Does the thought of going back to “the way things were” before the pandemic fill you with fear? You aren’t alone.
The San Francisco Chronicle recently interviewed Mercedes Kwiatkowski, M.D., psychiatrist with the Sutter Bay Medical Foundation, to understand why this may be and what to do about it.
“During the pandemic we had to adapt to huge changes in our daily routines,” said Dr. Kwiatkowski. “When we begin to transition back to our pre-pandemic normal it only makes sense that we will face a readjustment period that can leave us feeling nervous or uncertain.”
People may have a lingering sense of fear about contracting COVID or being in crowds, even if they are vaccinated. Social obligations can feel forced after a year of limited in-person interactions.
“The sheer pressure of a packed schedule can feel overwhelming,” said Dr. Kwiatkowski. “But I remind my patients that anticipatory anxiety is often worse than the reality of the situation.”
So her advice is to start small and go slow.
“If you have to go back to an office or school setting try going back to the campus first and see what that feels like,” Dr. Kwiatkowski advised. “Also, it’s important to still take the steps that make you feel safe, like washing your hands and wearing a mask.”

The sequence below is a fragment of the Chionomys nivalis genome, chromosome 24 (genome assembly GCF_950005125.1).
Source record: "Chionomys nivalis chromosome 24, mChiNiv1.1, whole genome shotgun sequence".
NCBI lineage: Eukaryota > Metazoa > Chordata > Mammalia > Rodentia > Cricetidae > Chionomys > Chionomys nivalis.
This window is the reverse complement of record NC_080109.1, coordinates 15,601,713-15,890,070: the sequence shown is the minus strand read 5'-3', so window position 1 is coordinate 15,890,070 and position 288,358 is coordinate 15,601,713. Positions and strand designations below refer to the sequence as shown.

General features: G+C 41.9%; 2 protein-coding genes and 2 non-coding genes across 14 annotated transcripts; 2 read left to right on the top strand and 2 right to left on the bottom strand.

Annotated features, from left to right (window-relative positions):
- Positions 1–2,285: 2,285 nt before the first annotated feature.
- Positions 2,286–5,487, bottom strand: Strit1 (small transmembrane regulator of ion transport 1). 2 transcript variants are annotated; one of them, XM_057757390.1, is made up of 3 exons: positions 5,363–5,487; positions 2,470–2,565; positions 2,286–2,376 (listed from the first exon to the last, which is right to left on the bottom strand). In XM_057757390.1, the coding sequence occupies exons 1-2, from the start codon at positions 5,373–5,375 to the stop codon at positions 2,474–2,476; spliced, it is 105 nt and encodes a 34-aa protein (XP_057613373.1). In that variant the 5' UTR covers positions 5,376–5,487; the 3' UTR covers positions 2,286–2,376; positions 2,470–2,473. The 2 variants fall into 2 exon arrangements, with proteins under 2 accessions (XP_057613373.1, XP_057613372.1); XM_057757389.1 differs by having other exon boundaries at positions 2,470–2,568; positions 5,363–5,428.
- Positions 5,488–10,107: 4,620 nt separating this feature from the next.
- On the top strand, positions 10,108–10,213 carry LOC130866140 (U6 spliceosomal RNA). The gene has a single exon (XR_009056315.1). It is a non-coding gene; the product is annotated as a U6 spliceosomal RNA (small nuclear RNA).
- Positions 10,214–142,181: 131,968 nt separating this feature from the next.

She also suggests prioritizing the activities with the highest potential reward. “Social interaction and human connection is hugely important to our wellbeing,” reminds Dr. Kwiatkowski. “So you might want to try connecting in-person with one friend you haven’t seen, outdoors and with masks on.” The emotional boost can help you overcome hesitancy about resuming other parts of your routine.
Finally, Dr. Kwiatkowski recommends taking time to reflect on lifestyle changes from the past year that you might want to maintain.
“Being intentional in your obligations and commitments can make your new schedule better tailored to your values than it was before.”